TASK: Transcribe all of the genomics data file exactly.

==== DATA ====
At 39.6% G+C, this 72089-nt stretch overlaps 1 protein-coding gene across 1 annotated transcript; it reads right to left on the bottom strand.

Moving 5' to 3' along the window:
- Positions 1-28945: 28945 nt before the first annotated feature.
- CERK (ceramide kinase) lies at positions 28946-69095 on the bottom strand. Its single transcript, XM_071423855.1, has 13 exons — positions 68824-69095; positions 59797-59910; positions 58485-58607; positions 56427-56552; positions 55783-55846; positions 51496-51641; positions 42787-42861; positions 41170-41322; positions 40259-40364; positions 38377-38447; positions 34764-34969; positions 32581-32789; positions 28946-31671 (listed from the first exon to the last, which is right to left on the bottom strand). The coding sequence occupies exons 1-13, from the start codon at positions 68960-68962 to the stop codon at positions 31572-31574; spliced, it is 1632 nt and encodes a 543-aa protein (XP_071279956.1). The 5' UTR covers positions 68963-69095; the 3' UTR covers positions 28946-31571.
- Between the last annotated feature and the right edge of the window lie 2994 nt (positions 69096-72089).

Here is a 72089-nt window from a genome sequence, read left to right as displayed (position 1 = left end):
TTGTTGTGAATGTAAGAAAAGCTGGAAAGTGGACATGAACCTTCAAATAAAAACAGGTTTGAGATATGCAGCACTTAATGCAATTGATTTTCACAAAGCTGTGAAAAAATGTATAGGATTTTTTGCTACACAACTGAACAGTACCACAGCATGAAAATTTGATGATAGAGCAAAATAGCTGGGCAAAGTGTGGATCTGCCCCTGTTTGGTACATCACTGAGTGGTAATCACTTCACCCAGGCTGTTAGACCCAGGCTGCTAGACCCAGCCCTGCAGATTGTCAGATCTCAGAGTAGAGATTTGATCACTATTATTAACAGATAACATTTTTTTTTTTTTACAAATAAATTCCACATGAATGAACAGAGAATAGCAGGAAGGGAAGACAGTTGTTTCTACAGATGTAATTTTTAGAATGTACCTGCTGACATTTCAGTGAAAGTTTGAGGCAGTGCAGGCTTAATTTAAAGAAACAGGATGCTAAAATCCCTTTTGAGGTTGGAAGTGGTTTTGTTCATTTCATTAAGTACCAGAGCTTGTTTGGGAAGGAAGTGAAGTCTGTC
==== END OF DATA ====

At 39.6% G+C, this 72089-nt stretch overlaps 1 protein-coding gene across 1 annotated transcript; it reads right to left on the bottom strand.

Moving 5' to 3' along the window:
- Positions 1-28945: 28945 nt before the first annotated feature.
- CERK (ceramide kinase) lies at positions 28946-69095 on the bottom strand. Its single transcript, XM_071423855.1, has 13 exons — positions 68824-69095; positions 59797-59910; positions 58485-58607; positions 56427-56552; positions 55783-55846; positions 51496-51641; positions 42787-42861; positions 41170-41322; positions 40259-40364; positions 38377-38447; positions 34764-34969; positions 32581-32789; positions 28946-31671 (listed from the first exon to the last, which is right to left on the bottom strand). The coding sequence occupies exons 1-13, from the start codon at positions 68960-68962 to the stop codon at positions 31572-31574; spliced, it is 1632 nt and encodes a 543-aa protein (XP_071279956.1). The 5' UTR covers positions 68963-69095; the 3' UTR covers positions 28946-31571.
- Between the last annotated feature and the right edge of the window lie 2994 nt (positions 69096-72089).

Here is a 72089-nt window from a genome sequence, read left to right as displayed (position 1 = left end):
TTGTTGTGAATGTAAGAAAAGCTGGAAAGTGGACATGAACCTTCAAATAAAAACAGGTTTGAGATATGCAGCACTTAATGCAATTGATTTTCACAAAGCTGTGAAAAAATGTATAGGATTTTTTGCTACACAACTGAACAGTACCACAGCATGAAAATTTGATGATAGAGCAAAATAGCTGGGCAAAGTGTGGATCTGCCCCTGTTTGGTACATCACTGAGTGGTAATCACTTCACCCAGGCTGTTAGACCCAGGCTGCTAGACCCAGCCCTGCAGATTGTCAGATCTCAGAGTAGAGATTTGATCACTATTATTAACAGATAACATTTTTTTTTTTTTACAAATAAATTCCACATGAATGAACAGAGAATAGCAGGAAGGGAAGACAGTTGTTTCTACAGATGTAATTTTTAGAATGTACCTGCTGACATTTCAGTGAAAGTTTGAGGCAGTGCAGGCTTAATTTAAAGAAACAGGATGCTAAAATCCCTTTTGAGGTTGGAAGTGGTTTTGTTCATTTCATTAAGTACCAGAGCTTGTTTGGGAAGGAAGTGAAGTCTGTC